So why are single women more interested in men who are attached? There are probably several reasons why single women engage in mate poaching. Some possible reasons include: a taken man may be seen as more of a challenge, women may be socialized to compete with other women for men’s attentions and this chase for a taken man’s attention is thrilling. Or, they may see themselves as “saving” the man from an unhappy relationship. Plus, taken men have already proven they have resources and are willing to commit. Here are some other possible reasons:

Women want what is off limits. In the Garden of Eden, as legend has it, Eve sinks her teeth into the one piece of fruit that God instructed her to avoid, beginning a long line of women who wanted, oh so badly, what they could not have. We see the same trend continue today with women staring longingly at designer shoes, fawning over limited-edition jewelry and above all, chasing after already spoken-for men. Be it human or handbag, the more tantalizingly out of reach it is, the more appealing it becomes.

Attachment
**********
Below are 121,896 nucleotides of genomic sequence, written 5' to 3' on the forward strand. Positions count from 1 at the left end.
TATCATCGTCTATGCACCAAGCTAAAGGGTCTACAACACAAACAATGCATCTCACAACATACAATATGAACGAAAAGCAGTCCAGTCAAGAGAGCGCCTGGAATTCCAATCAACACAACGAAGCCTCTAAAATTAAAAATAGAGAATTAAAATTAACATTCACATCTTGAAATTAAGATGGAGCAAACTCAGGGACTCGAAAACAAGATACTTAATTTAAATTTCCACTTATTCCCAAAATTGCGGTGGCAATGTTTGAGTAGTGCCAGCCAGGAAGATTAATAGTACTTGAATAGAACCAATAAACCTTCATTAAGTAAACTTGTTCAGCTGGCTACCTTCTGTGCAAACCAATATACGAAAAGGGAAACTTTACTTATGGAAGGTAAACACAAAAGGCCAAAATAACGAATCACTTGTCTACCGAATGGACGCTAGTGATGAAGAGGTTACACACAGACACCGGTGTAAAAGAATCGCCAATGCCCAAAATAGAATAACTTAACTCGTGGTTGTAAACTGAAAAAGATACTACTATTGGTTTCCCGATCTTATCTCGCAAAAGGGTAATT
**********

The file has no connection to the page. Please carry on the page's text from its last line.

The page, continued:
Power and Control. Some women will say they mate poach because they like being the “one in control” of the relationship… that they can “leave it anytime they want” and there are no “strings attached”. The truth is that when a person must feel like they are in “control” of a relationship, it is usually because they have a fear of abandonment or commitment. They may have a need to feel safe because they have been abused or hurt in the past and so they think if they “control” a man, they feel safe. In reality, the woman engaging in mate poaching is controlled by the desires of the married man. He is the one who chooses when to see her, if he will leave his wife, and is usually the one who ends the affair.